Adjusting to civilian life after the military is often difficult for servicemembers, especially after years of service. According to a Pew Research Center survey of 1,853 veterans, more than 7 in 10 veterans (72%) reported they had an easy time adjusting to civilian life after military service, while another 27% say that re-entry was difficult for them. The 27% make up a proportion that reaches 44% of veterans who served in the team years following 9/11.1 Considering this, it’s safe to say that transitioning to everyday life outside of the military can be a tough adjustment, but planning can help. Banyan Treatment Centers is sharing how to transition from military to civilian life that can help you or a loved one be successful.
Tips for a Smooth Military Transition to Civilian Life
It’s beneficial to begin laying out your transition from military life to civilian life as early as two years before you retire from the military. Below are some tips for adjusting to civilian life after the military that can make this process successful:
- Determine what career you want to pursue: Research shows that one in four veterans had a civilian job lined up after they left the military, and about half (48%) didn’t but looked for one right away.2 With this in mind, we encourage you to have a job lined up or at least have an idea of where you can seek employment following retirement from the military. Many military personnel become accustomed to always having something to do in their line of work, so adjusting to civilian life after the military without a job lined up can leave them without a sense of purpose.
- Prepare your professional paperwork: This means freshening up your resume and fine-tuning your cover letters so you can apply for work after retirement. If you don’t have a resume or cover letter and aren’t sure how to write them, there are plenty of free templates available online. You should also be sure to set up any paperwork for retirement.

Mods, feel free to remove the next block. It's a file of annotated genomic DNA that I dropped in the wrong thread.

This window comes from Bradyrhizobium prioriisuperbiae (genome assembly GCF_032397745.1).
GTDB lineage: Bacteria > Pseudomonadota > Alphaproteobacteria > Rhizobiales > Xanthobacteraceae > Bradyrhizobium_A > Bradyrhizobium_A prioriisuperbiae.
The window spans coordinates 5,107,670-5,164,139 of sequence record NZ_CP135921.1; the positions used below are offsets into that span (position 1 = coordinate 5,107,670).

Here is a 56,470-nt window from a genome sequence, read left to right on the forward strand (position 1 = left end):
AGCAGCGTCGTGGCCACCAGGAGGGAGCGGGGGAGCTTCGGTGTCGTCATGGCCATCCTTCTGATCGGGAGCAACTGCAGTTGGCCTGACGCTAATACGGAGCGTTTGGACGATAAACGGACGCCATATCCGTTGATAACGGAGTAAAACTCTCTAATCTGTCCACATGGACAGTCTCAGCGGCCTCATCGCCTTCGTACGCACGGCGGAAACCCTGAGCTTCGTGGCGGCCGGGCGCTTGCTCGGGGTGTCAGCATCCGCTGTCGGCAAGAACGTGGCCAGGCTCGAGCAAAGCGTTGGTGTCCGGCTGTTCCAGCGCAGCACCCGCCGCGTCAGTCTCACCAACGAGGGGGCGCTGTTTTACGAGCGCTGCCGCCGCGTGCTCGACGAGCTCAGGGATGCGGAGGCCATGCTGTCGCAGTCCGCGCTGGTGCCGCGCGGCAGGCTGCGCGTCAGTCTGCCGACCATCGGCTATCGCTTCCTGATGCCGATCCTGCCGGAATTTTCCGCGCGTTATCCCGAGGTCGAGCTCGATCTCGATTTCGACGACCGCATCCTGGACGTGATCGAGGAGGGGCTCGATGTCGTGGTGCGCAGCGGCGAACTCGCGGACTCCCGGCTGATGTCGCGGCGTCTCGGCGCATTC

- Find a mentor who went through a similar transition: There are plenty of mentors for veterans out there who have also transitioned from military to civilian life who can guide you in this process.
- Try to leave the military with education or certification: Thanks to services like Tuition Assistance, many military servicemembers leave the military with an education. If you’re almost done with a certification or degree, try not to leave before you finish. This could make it easier for you to start a career in something you studied and enjoy after military retirement.
- Speak to your family: Retiring from the military and going back home is a transition for everyone in your life, so it’s important to make this decision with your loved ones. Preparing with them can ensure that you have a strong support system at home.
- Make sure your finances are in order: An important aspect of retirement is financial stability, so make sure a military to civilian transition is financially smart and feasible. You might have to wait longer to make the transition, but it’ll be worth it as long as you and your family are covered.
- Try to connect with people in your desired career field: Start meeting people in your desired career field or college (commonly referred to as “networking”). It’s much easier to get into that dream school or job when the school or business already knows you.
As a military rehab center that offers a Military and Veterans in Recovery program to aid in addiction and mental health recovery, we understand the stressors that are unique to this demographic. For this reason, we try to aid military service members and veterans in any way we can, whether it’s through tips on adjusting to civilian life after the military or by offering drug addiction treatment for veterans, we’re here for you.
For more information about our mentoring, counseling, and active-duty military rehab program, call Banyan Treatment Centers today at 888-280-4763.
- Pew Research Center - The Difficult Transition from Military to Civilian Life
- Pew Research Center - The transition to post-military employment
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